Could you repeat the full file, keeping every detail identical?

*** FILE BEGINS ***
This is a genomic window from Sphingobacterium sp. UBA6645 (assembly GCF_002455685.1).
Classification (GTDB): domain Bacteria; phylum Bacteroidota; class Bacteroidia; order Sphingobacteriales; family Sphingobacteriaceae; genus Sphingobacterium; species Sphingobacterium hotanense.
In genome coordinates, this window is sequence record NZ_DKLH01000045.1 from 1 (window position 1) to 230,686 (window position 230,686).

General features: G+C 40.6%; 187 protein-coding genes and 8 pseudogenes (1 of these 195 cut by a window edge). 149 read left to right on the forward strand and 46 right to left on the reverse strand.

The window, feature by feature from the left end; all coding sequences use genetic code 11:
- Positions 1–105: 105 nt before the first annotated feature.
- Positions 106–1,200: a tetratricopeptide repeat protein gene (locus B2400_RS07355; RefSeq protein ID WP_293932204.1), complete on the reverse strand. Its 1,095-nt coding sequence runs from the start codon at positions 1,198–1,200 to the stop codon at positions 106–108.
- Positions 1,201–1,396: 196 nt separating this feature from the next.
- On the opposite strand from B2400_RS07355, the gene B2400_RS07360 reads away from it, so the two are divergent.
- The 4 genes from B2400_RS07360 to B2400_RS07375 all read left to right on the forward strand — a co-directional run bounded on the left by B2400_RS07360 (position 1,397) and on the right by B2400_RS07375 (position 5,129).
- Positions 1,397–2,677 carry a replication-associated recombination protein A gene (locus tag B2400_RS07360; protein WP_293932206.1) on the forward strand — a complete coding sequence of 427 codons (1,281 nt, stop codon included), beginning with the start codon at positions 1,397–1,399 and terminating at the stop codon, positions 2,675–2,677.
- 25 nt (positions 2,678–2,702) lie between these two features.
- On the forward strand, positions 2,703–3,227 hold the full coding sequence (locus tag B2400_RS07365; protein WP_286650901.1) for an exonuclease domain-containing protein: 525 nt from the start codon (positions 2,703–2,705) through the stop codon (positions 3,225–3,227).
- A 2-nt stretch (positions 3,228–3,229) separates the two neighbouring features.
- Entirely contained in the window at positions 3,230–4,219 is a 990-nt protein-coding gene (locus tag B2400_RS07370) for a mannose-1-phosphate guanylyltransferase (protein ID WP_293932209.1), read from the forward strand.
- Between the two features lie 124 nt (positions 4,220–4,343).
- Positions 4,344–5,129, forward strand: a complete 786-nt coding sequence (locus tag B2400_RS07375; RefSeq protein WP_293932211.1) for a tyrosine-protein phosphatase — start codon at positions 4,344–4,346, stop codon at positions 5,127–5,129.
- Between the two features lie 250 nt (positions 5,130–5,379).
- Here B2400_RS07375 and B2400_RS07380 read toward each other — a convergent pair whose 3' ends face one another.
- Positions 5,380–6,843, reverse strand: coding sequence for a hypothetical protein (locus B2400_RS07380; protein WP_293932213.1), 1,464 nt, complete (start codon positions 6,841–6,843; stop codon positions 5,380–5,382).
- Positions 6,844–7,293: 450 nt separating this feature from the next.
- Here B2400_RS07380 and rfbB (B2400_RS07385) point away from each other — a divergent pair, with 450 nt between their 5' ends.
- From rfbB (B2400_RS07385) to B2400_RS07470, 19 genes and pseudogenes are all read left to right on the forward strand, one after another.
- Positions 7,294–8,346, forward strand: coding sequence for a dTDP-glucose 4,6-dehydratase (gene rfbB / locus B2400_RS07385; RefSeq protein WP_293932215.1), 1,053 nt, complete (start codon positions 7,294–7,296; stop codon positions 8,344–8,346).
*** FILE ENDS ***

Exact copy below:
This is a genomic window from Sphingobacterium sp. UBA6645 (assembly GCF_002455685.1).
Classification (GTDB): domain Bacteria; phylum Bacteroidota; class Bacteroidia; order Sphingobacteriales; family Sphingobacteriaceae; genus Sphingobacterium; species Sphingobacterium hotanense.
In genome coordinates, this window is sequence record NZ_DKLH01000045.1 from 1 (window position 1) to 230,686 (window position 230,686).

General features: G+C 40.6%; 187 protein-coding genes and 8 pseudogenes (1 of these 195 cut by a window edge). 149 read left to right on the forward strand and 46 right to left on the reverse strand.

The window, feature by feature from the left end; all coding sequences use genetic code 11:
- Positions 1–105: 105 nt before the first annotated feature.
- Positions 106–1,200: a tetratricopeptide repeat protein gene (locus B2400_RS07355; RefSeq protein ID WP_293932204.1), complete on the reverse strand. Its 1,095-nt coding sequence runs from the start codon at positions 1,198–1,200 to the stop codon at positions 106–108.
- Positions 1,201–1,396: 196 nt separating this feature from the next.
- On the opposite strand from B2400_RS07355, the gene B2400_RS07360 reads away from it, so the two are divergent.
- The 4 genes from B2400_RS07360 to B2400_RS07375 all read left to right on the forward strand — a co-directional run bounded on the left by B2400_RS07360 (position 1,397) and on the right by B2400_RS07375 (position 5,129).
- Positions 1,397–2,677 carry a replication-associated recombination protein A gene (locus tag B2400_RS07360; protein WP_293932206.1) on the forward strand — a complete coding sequence of 427 codons (1,281 nt, stop codon included), beginning with the start codon at positions 1,397–1,399 and terminating at the stop codon, positions 2,675–2,677.
- 25 nt (positions 2,678–2,702) lie between these two features.
- On the forward strand, positions 2,703–3,227 hold the full coding sequence (locus tag B2400_RS07365; protein WP_286650901.1) for an exonuclease domain-containing protein: 525 nt from the start codon (positions 2,703–2,705) through the stop codon (positions 3,225–3,227).
- A 2-nt stretch (positions 3,228–3,229) separates the two neighbouring features.
- Entirely contained in the window at positions 3,230–4,219 is a 990-nt protein-coding gene (locus tag B2400_RS07370) for a mannose-1-phosphate guanylyltransferase (protein ID WP_293932209.1), read from the forward strand.
- Between the two features lie 124 nt (positions 4,220–4,343).
- Positions 4,344–5,129, forward strand: a complete 786-nt coding sequence (locus tag B2400_RS07375; RefSeq protein WP_293932211.1) for a tyrosine-protein phosphatase — start codon at positions 4,344–4,346, stop codon at positions 5,127–5,129.
- Between the two features lie 250 nt (positions 5,130–5,379).
- Here B2400_RS07375 and B2400_RS07380 read toward each other — a convergent pair whose 3' ends face one another.
- Positions 5,380–6,843, reverse strand: coding sequence for a hypothetical protein (locus B2400_RS07380; protein WP_293932213.1), 1,464 nt, complete (start codon positions 6,841–6,843; stop codon positions 5,380–5,382).
- Positions 6,844–7,293: 450 nt separating this feature from the next.
- Here B2400_RS07380 and rfbB (B2400_RS07385) point away from each other — a divergent pair, with 450 nt between their 5' ends.
- From rfbB (B2400_RS07385) to B2400_RS07470, 19 genes and pseudogenes are all read left to right on the forward strand, one after another.
- Positions 7,294–8,346, forward strand: coding sequence for a dTDP-glucose 4,6-dehydratase (gene rfbB / locus B2400_RS07385; RefSeq protein WP_293932215.1), 1,053 nt, complete (start codon positions 7,294–7,296; stop codon positions 8,344–8,346).